Willie Nelson at Agoura Hills, CA (1/22/09)(Review)


Micah Nelson, Willie Nelson, Mickey Raphael

by: Brett Leigh Dicks

There are a handful of givens at a Willie Nelson concert. The first is that he is going to amble on stage clasping the world-weary, well-worn acoustic guitar that he affectionately calls “Trigger.” The second is that when Nelson and his cohorts ease their way into the evening, they are going to do so with the eternal country stomp “Whiskey River.” And the third is that across the course of the night, a barrage of music’s most iconic compositions will fly from the stage as freely as Willie Nelson signature bandanas. Not to imply that any of this makes a musical rendezvous with the Nelson collective predictable. Far from it; but there is a degree of solace to be found in such certainties.

With “Whiskey River” soon giving way to “Beer for My Horses” and “Funny How Time Slips Away,” during Nelson’s performance at the Canyon Club last week, it wasn’t until he was firmly in the midst of “Crazy” — a song he wrote but Patsy Cline planted firmly within the greater consciousness — that he and the band found their mark. This was something they subsequently confirmed with “Down Yonder.”  With the song riding on the throes of his sister Bobbie’s honky-tonk piano, the stage was quickly set for a musical volley. First were a couple of offerings from the pen of fellow country outlaw Kris Kristofferson, in the form of “Help Me Make It Through the Night” and “Me and Bobby McGee.”

Nelson then turned in a stirring rendition of Fred Rose’s “Blue Eyes Crying in the Rain” — a song that not only provides the life blood to Nelson’s seminal 1975 album Red Headed Stranger, but was also reputedly the last song Elvis Presley ever performed. With the crowd firmly in his grasp, Nelson passed the musical spotlight to his son Lukas. The junior of the Nelsons not only led the vocalizing, but surged the ensemble through the blues-drenched “Texas Flood” on the back of his blistering guitar work before “Mamas, Don’t Let Your Babies Grow Up to Be Cowboys” and “On the Road Again” redirected the evening yet again.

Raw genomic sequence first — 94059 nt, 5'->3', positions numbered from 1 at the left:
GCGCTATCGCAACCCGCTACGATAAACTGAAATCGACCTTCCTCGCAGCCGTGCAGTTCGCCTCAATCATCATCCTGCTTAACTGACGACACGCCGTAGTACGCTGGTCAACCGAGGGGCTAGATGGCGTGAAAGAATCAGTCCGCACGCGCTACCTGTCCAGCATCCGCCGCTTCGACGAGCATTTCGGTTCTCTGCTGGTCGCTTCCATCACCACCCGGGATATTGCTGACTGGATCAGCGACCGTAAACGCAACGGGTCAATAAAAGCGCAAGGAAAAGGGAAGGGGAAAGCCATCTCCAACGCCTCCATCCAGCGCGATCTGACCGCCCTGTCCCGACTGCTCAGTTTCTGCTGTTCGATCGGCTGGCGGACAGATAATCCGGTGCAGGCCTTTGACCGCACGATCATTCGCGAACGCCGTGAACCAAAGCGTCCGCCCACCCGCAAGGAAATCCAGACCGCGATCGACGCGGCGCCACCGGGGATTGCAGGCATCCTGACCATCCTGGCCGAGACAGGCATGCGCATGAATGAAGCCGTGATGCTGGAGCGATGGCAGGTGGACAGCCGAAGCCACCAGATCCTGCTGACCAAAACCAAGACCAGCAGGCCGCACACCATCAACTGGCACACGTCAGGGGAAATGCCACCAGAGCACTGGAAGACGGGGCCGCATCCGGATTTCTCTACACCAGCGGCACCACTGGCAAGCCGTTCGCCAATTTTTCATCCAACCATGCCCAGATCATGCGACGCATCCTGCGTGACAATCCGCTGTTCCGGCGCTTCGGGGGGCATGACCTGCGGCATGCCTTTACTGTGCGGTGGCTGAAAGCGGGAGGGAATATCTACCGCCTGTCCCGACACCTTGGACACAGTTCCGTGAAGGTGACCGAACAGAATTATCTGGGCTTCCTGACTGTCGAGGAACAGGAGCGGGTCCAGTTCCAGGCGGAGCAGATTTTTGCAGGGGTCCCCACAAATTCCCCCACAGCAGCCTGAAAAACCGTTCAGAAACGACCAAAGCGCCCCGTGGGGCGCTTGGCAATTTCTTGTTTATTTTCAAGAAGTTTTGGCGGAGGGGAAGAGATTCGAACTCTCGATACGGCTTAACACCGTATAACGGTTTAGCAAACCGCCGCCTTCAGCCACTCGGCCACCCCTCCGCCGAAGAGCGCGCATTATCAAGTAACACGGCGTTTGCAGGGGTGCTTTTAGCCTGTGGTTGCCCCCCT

Furthering the Presley connection, “Always on My Mind” was given a thoughtful airiness. While Brenda Lee first recorded the composition and Elvis Presley entrenched it firmly within the charts, it was in Nelson’s a hands that it was finally taken to No. 1 position — a feat that was also repeated by the next offering, “All The Girls I’ve Loved Before.”  Having paid tribute to Kristofferson, it was only fitting that a Hank Williams offering should follow suit. And that came through the collective offering of “Jambalaya,” “Move It on Over” and “Hey, Good Lookin’.”

Throughout the years, Nelson has collaborated with a bevy of cohorts. From his musical sojourning with Kris Kristofferson and Waylon Jennings, through his undertakings with the Beach Boys and Julio Iglesias, Nelson has bucked convention at every turn. He has worked with stalwarts like Bob Dylan, Bonnie Raitt and Paul Simon and contemporary talents the caliber of Ben Harper, Kid Rock and Los Lonely Boys. He has even made an album with Ryan Adams.

While the night was already peppered with numerous musical tangents — including country, blues and honky-tonk — perhaps the most stirring moment was when Nelson wandered the gospel path. Both Hank Williams’ “I Saw the Light” and Nelson’s own “I’ll Fly Away” were sublime. With a harmonica blazing and the audience clapping, Nelson pointed and preached as his ensemble bristled around him. Such an inspiring offering could only be superseded by something very special, “Georgia on My Mind” where Nelson’s rasping vocals cut effortlessly to the essence of the song.

He might be 75 years old, and he might spend more days on the road each year than he does at home, but there is nothing tiresome about Willie Nelson. Sure, his vocal delivery can be a little more laconic these days, and his beloved Trigger worse for the wear, but Nelson clearly loves being in front of an audience. His performance harks back to a time when bands took to the stage to entertain and when folks came to share in that. Sure, there are some things in life that are certain, and some of those take place at a Willie Nelson concert. But in a musical world that is changing every day, the last thing any of us should do is to take these things for granted.

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